Iodine deficiency disorder remains high in Central Visayas
IODINE deficiency disorder (IDD) remains a major concern in Central Visayas since only 2.7 percent of households in the region have attained adequate iodine salt consumption, according to a 2013 report.
Dr. Parolita A. Mission, regional nutrition program coordinator of the National Nutrition Council in Region 7 (NCC-7), considered this figure as quite low.
As NNC-7 celebrates the 23rd anniversary of the passage of Republic Act 8172 or the Asin Law, Mission noted the need for renewed efforts to promote awareness of the importance of using iodized salt, which is the most effective way to integrate iodine in the diet.
The NNC promotes the use of iodized salt as a way to counter IDD, which has been identified as a leading cause of brain damage, reduced IQ among children, enlargement of the thyroid or goiter, and hypothyroidism.
During pregnancy, the IDD could result in still birth, miscarriage and low birth weight that could lead to stunting.
Ligaya Moneva, health education and promotion officer III of the Department of Health-Center for Health Development, noted that iodine consumption in the household level was adequate during the first five years after the Asin Law was passed in 1995.
According to Mission, the region had achieved the ideal 15 parts per million (ppm) level of iodized salt consumption until the year 2000.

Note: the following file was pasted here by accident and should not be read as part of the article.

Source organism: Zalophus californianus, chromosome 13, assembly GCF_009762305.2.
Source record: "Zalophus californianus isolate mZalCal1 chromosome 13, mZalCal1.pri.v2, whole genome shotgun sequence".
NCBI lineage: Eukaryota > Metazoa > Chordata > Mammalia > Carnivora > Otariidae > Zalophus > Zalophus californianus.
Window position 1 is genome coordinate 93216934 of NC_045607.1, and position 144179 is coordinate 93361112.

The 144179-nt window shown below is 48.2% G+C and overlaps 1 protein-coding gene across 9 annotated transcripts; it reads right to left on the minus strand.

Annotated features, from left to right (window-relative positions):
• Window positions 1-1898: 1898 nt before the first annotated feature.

Moneva noted that complacency might have set in, so there was less monitoring being done to sustain the achieved level.
Recognizing the need to create awareness about the importance of the use of iodized salt, she said they saw the need to revive the Regional Bantay Asin Task Force (RBATF-7).
Organized on May 3, 2013, the task force was tasked to ensure the availability of iodized salt produced and distributed in the region.
Also, the task force has to promote good nutrition through the use of iodized salt, as well as monitor the implementation of the Asin Law.
The task force is composed of government agencies such as the Philippine Ports Authority, Bureau of Customs, Food and Drug Administration, Department of Trade and Industry, Department of Science and Technology, Department of Environment and Natural Resources and Philippine National Police to address the supply side.
The task force also include the salt producing and importing companies such as Bohol Lirio Trading Corporation, Arvin International Marketing Inc. and Salinas Foods Inc.
On the demand side, the task force members include the Department of Health, the NNC, the Department of Education, Philippine Information Agency and the Department of Interior and Local Government.
Another concern is the presence of imported iodized salt not meant for human consumption but are sold in retail stores and supermarkets.
Mission said they believed that some companies import iodized salt for animal consumption or industrial purposes but some unscrupulous businessmen found a way to sell these in the market.
Mission urged consumers to buy only the iodized salt products with a seal bearing the words “Saktong Iodine sa Asin” to ensure that the salt is compliant with the required 15 ppm iodine content.
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